Executive Spotlight Q&A: Jay Labarre, president/CEO of Labarre Associates
Photography by Don Kadair
Family: Married to Tere, with two children: Lauren, 35, and Logan, 31
Hometown: New Orleans, Louisiana
Education: Bachelor of architecture, bachelor of science in construction
What kind of jobs did your parents have when you were growing up and how did their work experiences shape your outlook on what kind of career you might want to pursue?
My father was a lifelong employee of the telephone company, Bell South, where he retired from after 37 years. He also did side jobs in construction which made my career choice seem like an extension of his “second career.” My dad always demonstrated loyalty and commitment, traits which I have placed in high esteem throughout my career. My mom, when see wasn’t a stay-at-home mom with six kids, was a medical technician. She encouraged us to stay in school.
What was your first job and what was your takeaway from the experience?
My first job was taking care of a horse owned by a plant nursery near my house (natural plant fertilizer). Kind of strange for an inner-city kid in New Orleans, but it’s what was available to me if I wanted to make extra spending money. That job led to other jobs at the nursery and was my first exposure to what it meant to be responsible.
Your company has designed several notable projects in the region over the years, including several Livingston Parish Library branches and the Greystone Country Club pavilion and clubhouse, among others. Any that you are especially proud of, and why?
While it may sound cliché, I am proud of every job where we ended up with a satisfied client. The Livingston Parish Courthouse was one of our largest and most challenging projects, given the budget and 22 elected officials as a client.
How has technology changed architecture over your years in the business and how has your company adapted?
The answer to this question could fill several of your publications. Hand drawings, “cut and paste” specification writing, and individual catalogs and product manuals were the norm when I started my company. Today, computer drafting and specification writing programs continue to improve to allow faster and more efficient production of construction drawings and specifications. At the same time, building materials and equipment grow increasingly more complex each year. As a result, we spend more time researching and coordinating new details with subcontractors, engineers and suppliers and less time producing the construction documents. Once a project moves into construction we now have cloud based file sharing programs that allow us to document and communicate with contractors and owners in real time. We have been able to consolidate our own space by using new specification software and BIM (Building Information Modeling)—gone are the days of having overflowing product catalog libraries. We’ve adapted by replacing them with large open spaces to work and collaborate. The introduction of Revit, a BIM program has greatly increased coordination between the different trades involved in the design process. We trained all architects to use this program several years ago.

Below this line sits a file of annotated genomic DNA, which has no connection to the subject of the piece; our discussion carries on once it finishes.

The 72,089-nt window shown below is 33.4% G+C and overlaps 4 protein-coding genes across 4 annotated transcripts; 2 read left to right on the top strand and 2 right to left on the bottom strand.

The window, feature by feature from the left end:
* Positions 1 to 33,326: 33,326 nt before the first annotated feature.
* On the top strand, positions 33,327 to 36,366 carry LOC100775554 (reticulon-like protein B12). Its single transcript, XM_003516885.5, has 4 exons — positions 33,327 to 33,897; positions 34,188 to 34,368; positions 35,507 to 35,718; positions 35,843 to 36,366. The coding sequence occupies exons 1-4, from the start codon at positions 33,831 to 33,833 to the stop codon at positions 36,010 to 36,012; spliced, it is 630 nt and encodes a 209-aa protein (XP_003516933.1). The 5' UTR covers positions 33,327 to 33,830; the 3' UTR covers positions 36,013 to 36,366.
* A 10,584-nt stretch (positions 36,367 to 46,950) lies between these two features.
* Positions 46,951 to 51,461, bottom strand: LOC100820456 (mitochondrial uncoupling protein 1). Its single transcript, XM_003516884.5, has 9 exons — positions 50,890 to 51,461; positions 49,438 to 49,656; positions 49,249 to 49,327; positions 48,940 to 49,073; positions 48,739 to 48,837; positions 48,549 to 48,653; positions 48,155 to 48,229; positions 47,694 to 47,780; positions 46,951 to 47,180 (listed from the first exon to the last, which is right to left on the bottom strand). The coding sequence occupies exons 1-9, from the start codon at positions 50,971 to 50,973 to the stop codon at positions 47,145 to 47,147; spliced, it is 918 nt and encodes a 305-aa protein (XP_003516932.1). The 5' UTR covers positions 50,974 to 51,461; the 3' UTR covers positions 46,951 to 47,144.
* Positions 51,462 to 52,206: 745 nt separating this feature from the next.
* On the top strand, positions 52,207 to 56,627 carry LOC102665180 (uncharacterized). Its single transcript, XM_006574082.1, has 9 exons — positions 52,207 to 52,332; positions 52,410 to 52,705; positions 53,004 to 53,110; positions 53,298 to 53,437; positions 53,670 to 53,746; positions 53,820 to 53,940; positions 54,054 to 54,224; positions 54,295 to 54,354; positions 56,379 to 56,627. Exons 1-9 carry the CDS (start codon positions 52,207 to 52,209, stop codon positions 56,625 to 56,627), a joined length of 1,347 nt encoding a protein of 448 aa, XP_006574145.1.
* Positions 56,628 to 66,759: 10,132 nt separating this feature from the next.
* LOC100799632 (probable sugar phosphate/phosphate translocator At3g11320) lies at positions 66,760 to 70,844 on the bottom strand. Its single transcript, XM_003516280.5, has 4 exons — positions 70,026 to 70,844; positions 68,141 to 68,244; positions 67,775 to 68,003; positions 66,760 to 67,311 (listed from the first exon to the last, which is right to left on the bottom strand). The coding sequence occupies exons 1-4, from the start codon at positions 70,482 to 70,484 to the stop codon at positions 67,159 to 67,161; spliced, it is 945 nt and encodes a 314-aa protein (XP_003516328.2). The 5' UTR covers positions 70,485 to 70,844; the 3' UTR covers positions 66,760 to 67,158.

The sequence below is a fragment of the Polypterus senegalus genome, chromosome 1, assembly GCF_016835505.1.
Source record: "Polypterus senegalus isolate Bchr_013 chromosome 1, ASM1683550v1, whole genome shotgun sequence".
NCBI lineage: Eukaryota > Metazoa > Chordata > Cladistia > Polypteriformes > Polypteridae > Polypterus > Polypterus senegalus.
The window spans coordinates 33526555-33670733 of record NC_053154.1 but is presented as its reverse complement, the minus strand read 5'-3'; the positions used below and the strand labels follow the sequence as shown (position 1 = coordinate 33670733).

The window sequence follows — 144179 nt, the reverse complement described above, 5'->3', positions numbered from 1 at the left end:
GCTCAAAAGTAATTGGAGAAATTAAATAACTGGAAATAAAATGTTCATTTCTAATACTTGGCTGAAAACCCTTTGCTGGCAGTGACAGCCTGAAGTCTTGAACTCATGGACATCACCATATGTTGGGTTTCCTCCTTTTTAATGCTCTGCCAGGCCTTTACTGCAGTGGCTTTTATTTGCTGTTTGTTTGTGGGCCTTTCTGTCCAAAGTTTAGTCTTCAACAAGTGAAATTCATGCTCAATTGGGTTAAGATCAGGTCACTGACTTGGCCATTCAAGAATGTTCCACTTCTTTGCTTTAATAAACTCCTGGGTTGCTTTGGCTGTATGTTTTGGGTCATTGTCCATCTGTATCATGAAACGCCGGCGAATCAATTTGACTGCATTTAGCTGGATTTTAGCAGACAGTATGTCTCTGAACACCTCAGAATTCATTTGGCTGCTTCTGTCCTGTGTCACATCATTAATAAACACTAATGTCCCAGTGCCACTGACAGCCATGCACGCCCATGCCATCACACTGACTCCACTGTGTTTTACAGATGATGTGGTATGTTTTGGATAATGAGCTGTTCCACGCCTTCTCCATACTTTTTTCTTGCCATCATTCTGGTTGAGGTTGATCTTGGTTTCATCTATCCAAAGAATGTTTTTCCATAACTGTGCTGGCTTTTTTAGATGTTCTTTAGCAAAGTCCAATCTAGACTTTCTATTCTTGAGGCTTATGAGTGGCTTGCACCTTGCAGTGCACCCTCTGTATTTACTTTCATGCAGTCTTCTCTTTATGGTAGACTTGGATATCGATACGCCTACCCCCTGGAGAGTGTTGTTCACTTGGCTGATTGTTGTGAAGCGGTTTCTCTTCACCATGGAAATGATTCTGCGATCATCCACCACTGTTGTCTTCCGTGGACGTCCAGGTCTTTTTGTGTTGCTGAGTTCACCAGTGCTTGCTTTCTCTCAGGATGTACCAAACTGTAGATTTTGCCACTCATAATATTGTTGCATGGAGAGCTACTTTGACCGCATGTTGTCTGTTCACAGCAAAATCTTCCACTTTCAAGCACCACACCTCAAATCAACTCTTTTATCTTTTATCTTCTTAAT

What’s your philosophy for attracting quality employees and retaining them?
There are tremendously talented people out there, but currently a somewhat limited pool to choose from. While it is important that we get people capable of doing the required task, it is more important at Labarre that we get people that fit in with the culture of our firm. Labarre has people in the firm that have been here for decades. Our corporate culture is very important to us and if we get the right people that share our cultural values, then retaining them is easy.
You’ve expanded your company through the years to include branch offices in Mississippi and Florida. What’s your advice to business owners who want to branch out and expand their business?
Make sure you have exiting work and clients to support the branch office, or the capital required to see you through what is usually a slow and expensive start.
We hear you’re also a forensic consultant for courts in cases involving architecture, construction and facility management. What kind of cases do you get involved in and what does your work in that arena entail?
My forensic consulting has involved both plaintiff and defense work. The majority of my consulting involves commercial work but I have done some limited residential cases. My expertise, as recognized by the courts, spans architecture, construction and facilities, and I am able to bring a unique perspective to both the attorneys and the court. Testimony usually involves trying to clarify code-related issues, but there are usually multiple interpretations of codes. The expert with the most credibility usually influences the mediators, arbitrators and judges.